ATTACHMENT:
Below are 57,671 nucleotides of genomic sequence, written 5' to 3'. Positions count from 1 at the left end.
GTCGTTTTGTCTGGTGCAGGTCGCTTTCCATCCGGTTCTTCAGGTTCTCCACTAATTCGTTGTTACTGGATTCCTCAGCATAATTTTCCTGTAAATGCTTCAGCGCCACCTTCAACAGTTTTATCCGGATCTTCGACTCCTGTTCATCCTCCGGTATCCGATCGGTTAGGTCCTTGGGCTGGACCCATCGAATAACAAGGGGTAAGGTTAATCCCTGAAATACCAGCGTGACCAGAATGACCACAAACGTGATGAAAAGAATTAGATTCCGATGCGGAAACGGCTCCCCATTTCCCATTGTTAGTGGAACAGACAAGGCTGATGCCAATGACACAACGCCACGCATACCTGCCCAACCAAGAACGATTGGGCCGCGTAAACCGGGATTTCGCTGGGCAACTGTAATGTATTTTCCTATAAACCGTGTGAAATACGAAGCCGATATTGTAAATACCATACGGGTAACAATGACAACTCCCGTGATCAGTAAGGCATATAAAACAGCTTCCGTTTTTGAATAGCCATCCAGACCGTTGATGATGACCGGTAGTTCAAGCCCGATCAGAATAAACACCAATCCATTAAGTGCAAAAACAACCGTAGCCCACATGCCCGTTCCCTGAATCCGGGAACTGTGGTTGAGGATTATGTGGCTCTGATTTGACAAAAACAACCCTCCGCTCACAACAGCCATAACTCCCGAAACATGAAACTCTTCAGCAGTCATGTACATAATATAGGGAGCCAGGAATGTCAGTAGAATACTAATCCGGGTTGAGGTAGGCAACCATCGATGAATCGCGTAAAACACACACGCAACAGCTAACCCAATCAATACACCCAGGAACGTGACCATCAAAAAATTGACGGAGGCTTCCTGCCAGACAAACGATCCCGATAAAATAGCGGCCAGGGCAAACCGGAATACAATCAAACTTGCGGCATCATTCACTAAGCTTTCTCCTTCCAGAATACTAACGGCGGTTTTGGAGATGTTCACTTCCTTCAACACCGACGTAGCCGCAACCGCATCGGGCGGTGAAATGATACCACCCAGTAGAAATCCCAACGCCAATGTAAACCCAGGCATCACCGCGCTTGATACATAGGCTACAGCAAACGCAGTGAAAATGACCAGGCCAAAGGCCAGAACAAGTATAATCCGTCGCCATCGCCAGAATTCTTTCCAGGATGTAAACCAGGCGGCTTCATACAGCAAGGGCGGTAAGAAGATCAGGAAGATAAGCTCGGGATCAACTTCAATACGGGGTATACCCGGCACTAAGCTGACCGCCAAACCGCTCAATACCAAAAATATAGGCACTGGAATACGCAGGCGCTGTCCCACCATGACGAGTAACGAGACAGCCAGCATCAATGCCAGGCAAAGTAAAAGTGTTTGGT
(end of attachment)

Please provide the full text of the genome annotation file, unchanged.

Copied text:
Below are 57,671 nucleotides of genomic sequence, written 5' to 3'. Positions count from 1 at the left end.
GTCGTTTTGTCTGGTGCAGGTCGCTTTCCATCCGGTTCTTCAGGTTCTCCACTAATTCGTTGTTACTGGATTCCTCAGCATAATTTTCCTGTAAATGCTTCAGCGCCACCTTCAACAGTTTTATCCGGATCTTCGACTCCTGTTCATCCTCCGGTATCCGATCGGTTAGGTCCTTGGGCTGGACCCATCGAATAACAAGGGGTAAGGTTAATCCCTGAAATACCAGCGTGACCAGAATGACCACAAACGTGATGAAAAGAATTAGATTCCGATGCGGAAACGGCTCCCCATTTCCCATTGTTAGTGGAACAGACAAGGCTGATGCCAATGACACAACGCCACGCATACCTGCCCAACCAAGAACGATTGGGCCGCGTAAACCGGGATTTCGCTGGGCAACTGTAATGTATTTTCCTATAAACCGTGTGAAATACGAAGCCGATATTGTAAATACCATACGGGTAACAATGACAACTCCCGTGATCAGTAAGGCATATAAAACAGCTTCCGTTTTTGAATAGCCATCCAGACCGTTGATGATGACCGGTAGTTCAAGCCCGATCAGAATAAACACCAATCCATTAAGTGCAAAAACAACCGTAGCCCACATGCCCGTTCCCTGAATCCGGGAACTGTGGTTGAGGATTATGTGGCTCTGATTTGACAAAAACAACCCTCCGCTCACAACAGCCATAACTCCCGAAACATGAAACTCTTCAGCAGTCATGTACATAATATAGGGAGCCAGGAATGTCAGTAGAATACTAATCCGGGTTGAGGTAGGCAACCATCGATGAATCGCGTAAAACACACACGCAACAGCTAACCCAATCAATACACCCAGGAACGTGACCATCAAAAAATTGACGGAGGCTTCCTGCCAGACAAACGATCCCGATAAAATAGCGGCCAGGGCAAACCGGAATACAATCAAACTTGCGGCATCATTCACTAAGCTTTCTCCTTCCAGAATACTAACGGCGGTTTTGGAGATGTTCACTTCCTTCAACACCGACGTAGCCGCAACCGCATCGGGCGGTGAAATGATACCACCCAGTAGAAATCCCAACGCCAATGTAAACCCAGGCATCACCGCGCTTGATACATAGGCTACAGCAAACGCAGTGAAAATGACCAGGCCAAAGGCCAGAACAAGTATAATCCGTCGCCATCGCCAGAATTCTTTCCAGGATGTAAACCAGGCGGCTTCATACAGCAAGGGCGGTAAGAAGATCAGGAAGATAAGCTCGGGATCAACTTCAATACGGGGTATACCCGGCACTAAGCTGACCGCCAAACCGCTCAATACCAAAAATATAGGCACTGGAATACGCAGGCGCTGTCCCACCATGACGAGTAACGAGACAGCCAGCATCAATGCCAGGCAAAGTAAAAGTGTTTGGT